Monday, June 14, 2010

My current employer runs Sonar's static code analysis on the continuous integration servers. I recently turned on an IDE plugin which integrates Sonar's results into my editor and noticed a warning that made me scratch my head. Sonar doesn't like that I sometimes reuse my parameter variables. Here's an example of what I mean:
    public void doSomething(int input) {
        input = Math.min(20, input);
        input = Math.max(0, input);

        for (int i = 0; i < input; i++) {

I went online to look for an explanation. I expected to find an academic paper explaining some details that I'm overlooking. Instead I found that everyone willing to speak seemed to be in agreement that this is a bad practice. Strangely, I could find little reasoning as to why. The best explanation I could find was Martin Fowler's Refactoring. In it he provides two reasons you shouldn't make assignments to parameters:
1) Java uses pass by value exclusively. "With pass by value, any change to the parameter is not reflected in the calling routine. Those who have used pass by reference will probably find this confusing"
2) Consistency - "It is much clearer if you use only the parameter to represent what has been passed in, because that is a consistent usage."

To the first point, I would say any Java developer (even a junior developer) who thinks reassigning a parameter will effect the reference passed into the method should be fired immediately. We shouldn't cater to that developer. They will eventually do severe damage to your program.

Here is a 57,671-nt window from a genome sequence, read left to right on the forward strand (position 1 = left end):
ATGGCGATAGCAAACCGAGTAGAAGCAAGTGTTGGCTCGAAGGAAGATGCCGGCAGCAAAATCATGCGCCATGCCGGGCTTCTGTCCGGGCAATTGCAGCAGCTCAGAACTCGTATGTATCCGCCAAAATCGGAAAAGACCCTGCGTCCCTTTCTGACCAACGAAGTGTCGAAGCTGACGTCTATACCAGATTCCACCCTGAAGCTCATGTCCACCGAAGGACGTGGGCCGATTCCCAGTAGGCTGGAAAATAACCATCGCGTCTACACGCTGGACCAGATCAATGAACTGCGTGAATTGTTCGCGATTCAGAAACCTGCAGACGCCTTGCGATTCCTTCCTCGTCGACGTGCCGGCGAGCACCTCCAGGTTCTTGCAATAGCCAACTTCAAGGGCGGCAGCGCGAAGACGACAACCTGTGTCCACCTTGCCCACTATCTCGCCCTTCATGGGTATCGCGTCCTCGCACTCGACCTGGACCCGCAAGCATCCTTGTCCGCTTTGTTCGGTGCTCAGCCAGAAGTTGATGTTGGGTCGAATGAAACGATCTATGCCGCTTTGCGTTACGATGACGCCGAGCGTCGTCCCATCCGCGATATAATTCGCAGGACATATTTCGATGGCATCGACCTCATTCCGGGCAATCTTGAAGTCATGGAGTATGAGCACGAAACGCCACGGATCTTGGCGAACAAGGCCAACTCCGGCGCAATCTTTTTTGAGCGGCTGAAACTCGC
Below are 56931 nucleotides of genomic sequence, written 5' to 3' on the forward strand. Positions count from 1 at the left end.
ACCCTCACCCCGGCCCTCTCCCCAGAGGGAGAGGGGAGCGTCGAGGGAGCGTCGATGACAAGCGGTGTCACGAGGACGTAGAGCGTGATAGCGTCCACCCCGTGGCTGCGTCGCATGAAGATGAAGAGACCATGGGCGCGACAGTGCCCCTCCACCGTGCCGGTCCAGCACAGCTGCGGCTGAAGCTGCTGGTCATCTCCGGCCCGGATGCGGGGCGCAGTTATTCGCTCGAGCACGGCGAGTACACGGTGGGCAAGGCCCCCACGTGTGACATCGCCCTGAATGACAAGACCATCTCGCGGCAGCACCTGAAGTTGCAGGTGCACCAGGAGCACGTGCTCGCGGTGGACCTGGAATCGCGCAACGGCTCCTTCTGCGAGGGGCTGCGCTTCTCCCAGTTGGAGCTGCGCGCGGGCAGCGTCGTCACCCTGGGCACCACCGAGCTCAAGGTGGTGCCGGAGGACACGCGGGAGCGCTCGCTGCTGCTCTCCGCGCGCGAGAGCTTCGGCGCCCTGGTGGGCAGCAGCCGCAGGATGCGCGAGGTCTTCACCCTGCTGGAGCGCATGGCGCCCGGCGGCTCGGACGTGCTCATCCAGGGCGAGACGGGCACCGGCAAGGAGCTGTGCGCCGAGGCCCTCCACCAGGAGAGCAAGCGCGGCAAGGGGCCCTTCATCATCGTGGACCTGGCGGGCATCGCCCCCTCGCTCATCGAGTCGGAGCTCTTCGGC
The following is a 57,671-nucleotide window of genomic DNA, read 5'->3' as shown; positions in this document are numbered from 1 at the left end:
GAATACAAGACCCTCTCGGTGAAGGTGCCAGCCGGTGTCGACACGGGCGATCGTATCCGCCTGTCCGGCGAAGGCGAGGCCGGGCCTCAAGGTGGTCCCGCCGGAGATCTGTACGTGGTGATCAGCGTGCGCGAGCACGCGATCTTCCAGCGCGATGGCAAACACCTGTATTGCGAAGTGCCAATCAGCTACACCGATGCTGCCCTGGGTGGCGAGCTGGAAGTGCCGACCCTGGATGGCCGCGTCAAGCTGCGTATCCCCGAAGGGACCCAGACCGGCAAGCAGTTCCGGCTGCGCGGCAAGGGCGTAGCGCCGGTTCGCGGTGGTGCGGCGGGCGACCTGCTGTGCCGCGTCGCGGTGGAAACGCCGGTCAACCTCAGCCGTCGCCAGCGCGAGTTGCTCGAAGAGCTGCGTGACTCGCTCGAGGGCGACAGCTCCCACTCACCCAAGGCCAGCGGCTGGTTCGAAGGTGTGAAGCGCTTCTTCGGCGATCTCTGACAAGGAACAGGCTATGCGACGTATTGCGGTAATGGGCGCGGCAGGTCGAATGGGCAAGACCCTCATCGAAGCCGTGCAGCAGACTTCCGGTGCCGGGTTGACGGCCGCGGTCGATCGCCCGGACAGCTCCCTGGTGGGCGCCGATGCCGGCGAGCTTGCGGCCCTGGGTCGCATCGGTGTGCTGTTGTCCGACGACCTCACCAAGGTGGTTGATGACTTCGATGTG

To the second point, I think creating a second variable for the same purpose of the first is the very definition of inconsistent. A parameter is nothing more than a method scoped variable that happened to have been assigned from outside the method. If James Gosling had intended them to be final, he would have made them that way.*

I believe I like re-assignment for the very reason Fowler's dislikes them: maintainability and readability. The result of refactoring the above code to Fowler's recommendation would result in this code:
    public void doSomething(int input) {
        int boundedInput = Math.min(20, input);
        boundedInput = Math.max(0, boundedInput);

        for (int i = 0; i < boundedInput; i++) {

I think this is less readable. We now have two variables of the same scope that have nearly the same meaning. The first (the parameter) should not be used anywhere in the method except to initialize the second variable. This seems error prone. Somone could easily use input in the method body where they meant to operate against boundedInput. Even if they don't, it's still there taking up space (and brain cells) without providing anything to the story of this method.

Maybe I'm alone in thinking reusing parameters can make for more readable code. What better way to find out than for me to post my thoughts for the world to read (and criticize)? Feel free to comment.

* I guess an argument could be made that it was a mistake not to make parameters final by default, but now is a little late to make that argument. I believe we should write in the language that we have.


  • i know that rule very well, I just add 1 at the end of variable, so input becomes input1.

    However you are right that this rule is stupid, however tools like checkstyle are forcing it down out throats.

    By Anonymous Anonymous, At June 15, 2010 at 5:49 AM  

  • You could write code this way to make sonar happy.

    int boundedInput = Math.min(20, input);
    input = null;

    However I think there is second rule that say that since Java5 you should not set variable to null for GC to free them. So you lose anyway.

    By Anonymous Anonymous, At June 15, 2010 at 5:55 AM  

  • Hi Bryan... I would like to talk with about c3p0 and deadlocks, i've read you already faced this problem before. what is your email?

    my email is rafoli at gmail dot com

    thanks in advance

    By Anonymous Anonymous, At September 1, 2010 at 8:04 PM  

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